Agriculture

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Agriculture, also called farming or husbandry, is the intentional growing of plants for human use. It is the cultivation of animals, plants, fungi, and other life forms for food, fiber, biofuel, drugs and other products used to sustain and enhance human life.

Farming was punishment for Adam after the Fall, around 4000 B.C., as explained in the Book of Genesis, chapter 3. Civilizations based on agriculture then developed around 3000 B.C., and ever since most human populations have been dependent on agriculture by some 2,000 years ago. [1].

The cultivation of plants for food, often called gardening or farming, is the most efficient way to produce your own food for the purpose of achieving a self-sufficient lifestyle. There are many different types of plants you can grow for food, each will have its own advantages and disadvantages.

Various amounts of care are involved, from little more than scattering seeds and later checking for a harvest, to permaculture homesteads to large scale industrial agriculture where thousands of acres are devoted to growing one crop (monocrops), using carefully bred and selected seeds (often genetically modified organisms), highly processed man-made chemical fertilizers, and a variety of insecticides, pesticides, and herbicides.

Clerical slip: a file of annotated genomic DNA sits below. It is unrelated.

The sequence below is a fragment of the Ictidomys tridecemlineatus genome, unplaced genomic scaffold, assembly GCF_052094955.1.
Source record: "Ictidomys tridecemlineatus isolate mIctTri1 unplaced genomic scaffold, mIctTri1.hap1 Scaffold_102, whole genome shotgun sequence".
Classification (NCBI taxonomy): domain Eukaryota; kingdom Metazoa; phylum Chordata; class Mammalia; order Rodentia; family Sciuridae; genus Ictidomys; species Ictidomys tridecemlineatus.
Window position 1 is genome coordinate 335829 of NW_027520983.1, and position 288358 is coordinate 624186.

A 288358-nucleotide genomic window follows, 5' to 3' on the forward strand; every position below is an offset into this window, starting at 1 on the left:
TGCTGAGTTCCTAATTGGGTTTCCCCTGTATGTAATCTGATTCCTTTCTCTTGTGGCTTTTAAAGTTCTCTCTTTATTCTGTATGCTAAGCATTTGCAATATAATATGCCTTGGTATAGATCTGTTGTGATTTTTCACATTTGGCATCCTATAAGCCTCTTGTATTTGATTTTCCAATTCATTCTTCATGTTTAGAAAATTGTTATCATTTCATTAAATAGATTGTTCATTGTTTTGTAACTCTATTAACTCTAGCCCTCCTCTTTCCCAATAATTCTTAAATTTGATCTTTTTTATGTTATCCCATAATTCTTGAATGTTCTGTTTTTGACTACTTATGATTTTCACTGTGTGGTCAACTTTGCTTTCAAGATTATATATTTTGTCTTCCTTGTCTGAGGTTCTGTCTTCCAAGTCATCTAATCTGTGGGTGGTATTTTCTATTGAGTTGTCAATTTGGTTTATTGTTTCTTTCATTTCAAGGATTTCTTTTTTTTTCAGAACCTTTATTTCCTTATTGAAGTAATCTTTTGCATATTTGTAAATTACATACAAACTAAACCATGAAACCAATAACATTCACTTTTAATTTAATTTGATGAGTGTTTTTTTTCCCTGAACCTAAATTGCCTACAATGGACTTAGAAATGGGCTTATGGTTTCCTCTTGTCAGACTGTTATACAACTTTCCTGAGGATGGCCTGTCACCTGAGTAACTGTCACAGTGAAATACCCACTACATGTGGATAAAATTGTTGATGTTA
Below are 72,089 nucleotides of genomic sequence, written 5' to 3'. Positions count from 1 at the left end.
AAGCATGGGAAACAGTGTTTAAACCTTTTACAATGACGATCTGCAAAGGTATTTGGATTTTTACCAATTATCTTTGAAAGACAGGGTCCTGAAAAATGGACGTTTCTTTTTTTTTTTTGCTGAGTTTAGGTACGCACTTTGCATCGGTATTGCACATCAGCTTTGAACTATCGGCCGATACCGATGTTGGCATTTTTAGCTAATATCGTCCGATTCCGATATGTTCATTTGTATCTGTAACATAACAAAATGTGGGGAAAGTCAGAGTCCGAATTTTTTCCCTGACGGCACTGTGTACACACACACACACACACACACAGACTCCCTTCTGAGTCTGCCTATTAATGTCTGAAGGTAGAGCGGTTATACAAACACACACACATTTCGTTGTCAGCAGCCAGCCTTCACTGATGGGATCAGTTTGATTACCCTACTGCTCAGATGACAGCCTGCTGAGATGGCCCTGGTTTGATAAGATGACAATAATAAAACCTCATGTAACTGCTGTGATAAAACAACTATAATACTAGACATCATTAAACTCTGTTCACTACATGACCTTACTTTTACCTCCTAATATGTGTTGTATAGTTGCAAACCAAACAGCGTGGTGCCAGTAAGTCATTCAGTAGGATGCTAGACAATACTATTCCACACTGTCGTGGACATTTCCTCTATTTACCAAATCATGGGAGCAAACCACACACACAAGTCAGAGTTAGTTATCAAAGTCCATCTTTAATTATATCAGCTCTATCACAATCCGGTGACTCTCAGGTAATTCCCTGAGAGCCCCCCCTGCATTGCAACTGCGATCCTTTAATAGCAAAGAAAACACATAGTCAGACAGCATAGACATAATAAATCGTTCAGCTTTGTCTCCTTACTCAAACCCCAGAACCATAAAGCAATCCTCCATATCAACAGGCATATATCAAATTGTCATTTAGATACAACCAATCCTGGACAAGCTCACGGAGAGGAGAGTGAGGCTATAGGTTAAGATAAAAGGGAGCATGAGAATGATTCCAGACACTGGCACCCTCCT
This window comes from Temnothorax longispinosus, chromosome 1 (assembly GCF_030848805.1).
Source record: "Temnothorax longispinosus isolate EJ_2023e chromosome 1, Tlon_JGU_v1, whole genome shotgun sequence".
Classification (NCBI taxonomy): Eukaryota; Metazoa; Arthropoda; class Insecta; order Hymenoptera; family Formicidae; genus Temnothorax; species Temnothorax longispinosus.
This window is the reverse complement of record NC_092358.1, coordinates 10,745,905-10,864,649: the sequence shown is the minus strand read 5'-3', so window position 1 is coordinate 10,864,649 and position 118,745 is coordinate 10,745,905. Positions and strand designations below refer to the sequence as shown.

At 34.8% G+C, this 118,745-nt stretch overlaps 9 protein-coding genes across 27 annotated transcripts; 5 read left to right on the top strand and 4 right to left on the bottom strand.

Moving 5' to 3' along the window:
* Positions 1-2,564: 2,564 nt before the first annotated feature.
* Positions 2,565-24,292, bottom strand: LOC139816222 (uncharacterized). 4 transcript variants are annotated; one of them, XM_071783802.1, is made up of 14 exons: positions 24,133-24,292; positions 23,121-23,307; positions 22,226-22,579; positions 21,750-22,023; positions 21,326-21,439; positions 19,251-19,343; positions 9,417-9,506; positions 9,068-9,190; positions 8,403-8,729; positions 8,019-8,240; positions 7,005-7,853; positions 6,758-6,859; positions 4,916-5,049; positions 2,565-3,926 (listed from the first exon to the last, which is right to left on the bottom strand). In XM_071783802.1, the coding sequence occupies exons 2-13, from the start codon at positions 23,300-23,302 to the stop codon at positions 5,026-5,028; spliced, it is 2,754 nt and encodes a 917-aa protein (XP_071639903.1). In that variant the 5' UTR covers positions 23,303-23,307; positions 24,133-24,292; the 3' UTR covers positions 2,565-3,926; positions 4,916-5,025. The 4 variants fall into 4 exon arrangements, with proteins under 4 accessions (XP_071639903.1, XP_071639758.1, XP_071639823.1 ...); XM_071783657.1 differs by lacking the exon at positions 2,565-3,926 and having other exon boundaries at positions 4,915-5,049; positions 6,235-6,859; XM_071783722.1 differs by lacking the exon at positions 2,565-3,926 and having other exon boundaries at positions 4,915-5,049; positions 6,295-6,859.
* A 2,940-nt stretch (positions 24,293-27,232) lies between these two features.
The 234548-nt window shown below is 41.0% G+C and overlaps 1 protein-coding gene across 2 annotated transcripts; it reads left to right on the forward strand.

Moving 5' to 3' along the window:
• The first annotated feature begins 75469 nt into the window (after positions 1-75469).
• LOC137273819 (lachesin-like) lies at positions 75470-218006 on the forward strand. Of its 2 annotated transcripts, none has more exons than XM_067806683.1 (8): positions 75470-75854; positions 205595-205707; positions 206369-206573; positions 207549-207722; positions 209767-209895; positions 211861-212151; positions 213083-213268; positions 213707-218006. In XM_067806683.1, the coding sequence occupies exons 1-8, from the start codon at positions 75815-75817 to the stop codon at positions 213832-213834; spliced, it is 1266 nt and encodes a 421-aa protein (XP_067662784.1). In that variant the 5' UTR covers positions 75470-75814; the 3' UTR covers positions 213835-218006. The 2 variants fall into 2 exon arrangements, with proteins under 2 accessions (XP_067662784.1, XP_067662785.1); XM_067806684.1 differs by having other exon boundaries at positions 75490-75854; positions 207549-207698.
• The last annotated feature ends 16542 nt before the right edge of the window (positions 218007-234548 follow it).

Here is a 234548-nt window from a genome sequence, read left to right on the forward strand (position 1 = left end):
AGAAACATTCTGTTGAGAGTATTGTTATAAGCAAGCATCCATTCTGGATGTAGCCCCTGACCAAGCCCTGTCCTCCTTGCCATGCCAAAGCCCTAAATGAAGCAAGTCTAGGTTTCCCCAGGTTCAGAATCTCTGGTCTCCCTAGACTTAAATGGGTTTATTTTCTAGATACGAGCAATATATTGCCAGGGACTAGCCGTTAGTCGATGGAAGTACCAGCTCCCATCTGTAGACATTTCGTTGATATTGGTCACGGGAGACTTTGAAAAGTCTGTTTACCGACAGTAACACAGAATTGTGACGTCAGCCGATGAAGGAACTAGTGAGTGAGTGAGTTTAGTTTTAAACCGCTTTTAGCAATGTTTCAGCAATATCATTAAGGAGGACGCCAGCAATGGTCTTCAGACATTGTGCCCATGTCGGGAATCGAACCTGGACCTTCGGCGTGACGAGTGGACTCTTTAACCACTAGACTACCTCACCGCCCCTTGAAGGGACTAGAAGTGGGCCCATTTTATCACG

The plants themselves have been selectively bred (hybrid seeds) since the early days of agriculture for many characteristics, including fruit size and yield, disease and pest resistance, drought or wetness tolerance - in fact, any trait that could be imagined to be useful.

While it is immediately obvious that the first purpose for growing domesticated plants is to provide a stable food supply, we also grow plants for fibers to make clothing, to press for oil, or to make into paper. Plants are also grown for real or perceived medicinal properties, like Valerian root or St. John's wort.

By tying a community to the location where its crops are planted, and making the production and storage of surpluses possible, agriculture led to the development of villages and cities, and the need for, invention, and development of civilization itself

See Also

References

  1. http://courses.washington.edu/anth457/agorigin.htm
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